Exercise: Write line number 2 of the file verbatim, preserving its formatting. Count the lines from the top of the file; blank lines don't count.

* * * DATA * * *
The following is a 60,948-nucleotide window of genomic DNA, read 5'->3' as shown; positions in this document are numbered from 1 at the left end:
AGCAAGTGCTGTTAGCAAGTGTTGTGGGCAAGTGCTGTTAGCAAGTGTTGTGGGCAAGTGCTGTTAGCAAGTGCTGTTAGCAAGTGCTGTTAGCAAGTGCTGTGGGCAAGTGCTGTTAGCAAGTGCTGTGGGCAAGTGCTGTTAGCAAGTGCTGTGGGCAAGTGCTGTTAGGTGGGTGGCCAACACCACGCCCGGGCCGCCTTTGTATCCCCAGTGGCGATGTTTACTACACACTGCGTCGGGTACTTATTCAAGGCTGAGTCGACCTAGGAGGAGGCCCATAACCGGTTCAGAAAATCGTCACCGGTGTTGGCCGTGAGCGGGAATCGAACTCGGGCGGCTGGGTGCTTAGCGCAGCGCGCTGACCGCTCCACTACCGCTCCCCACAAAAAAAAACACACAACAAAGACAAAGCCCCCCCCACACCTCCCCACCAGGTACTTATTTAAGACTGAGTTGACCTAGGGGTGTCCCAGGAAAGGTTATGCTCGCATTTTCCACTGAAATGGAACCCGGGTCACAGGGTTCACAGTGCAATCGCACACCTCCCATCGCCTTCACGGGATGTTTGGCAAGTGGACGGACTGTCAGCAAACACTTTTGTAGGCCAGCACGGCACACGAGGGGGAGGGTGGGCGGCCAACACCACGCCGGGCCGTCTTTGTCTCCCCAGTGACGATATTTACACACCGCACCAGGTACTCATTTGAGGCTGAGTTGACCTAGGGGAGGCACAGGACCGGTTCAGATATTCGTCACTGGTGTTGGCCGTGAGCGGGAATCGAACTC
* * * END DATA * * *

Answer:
AGCAAGTGCTGTTAGCAAGTGTTGTGGGCAAGTGCTGTTAGCAAGTGTTGTGGGCAAGTGCTGTTAGCAAGTGCTGTTAGCAAGTGCTGTTAGCAAGTGCTGTGGGCAAGTGCTGTTAGCAAGTGCTGTGGGCAAGTGCTGTTAGCAAGTGCTGTGGGCAAGTGCTGTTAGGTGGGTGGCCAACACCACGCCCGGGCCGCCTTTGTATCCCCAGTGGCGATGTTTACTACACACTGCGTCGGGTACTTATTCAAGGCTGAGTCGACCTAGGAGGAGGCCCATAACCGGTTCAGAAAATCGTCACCGGTGTTGGCCGTGAGCGGGAATCGAACTCGGGCGGCTGGGTGCTTAGCGCAGCGCGCTGACCGCTCCACTACCGCTCCCCACAAAAAAAAACACACAACAAAGACAAAGCCCCCCCCACACCTCCCCACCAGGTACTTATTTAAGACTGAGTTGACCTAGGGGTGTCCCAGGAAAGGTTATGCTCGCATTTTCCACTGAAATGGAACCCGGGTCACAGGGTTCACAGTGCAATCGCACACCTCCCATCGCCTTCACGGGATGTTTGGCAAGTGGACGGACTGTCAGCAAACACTTTTGTAGGCCAGCACGGCACACGAGGGGGAGGGTGGGCGGCCAACACCACGCCGGGCCGTCTTTGTCTCCCCAGTGACGATATTTACACACCGCACCAGGTACTCATTTGAGGCTGAGTTGACCTAGGGGAGGCACAGGACCGGTTCAGATATTCGTCACTGGTGTTGGCCGTGAGCGGGAATCGAACTC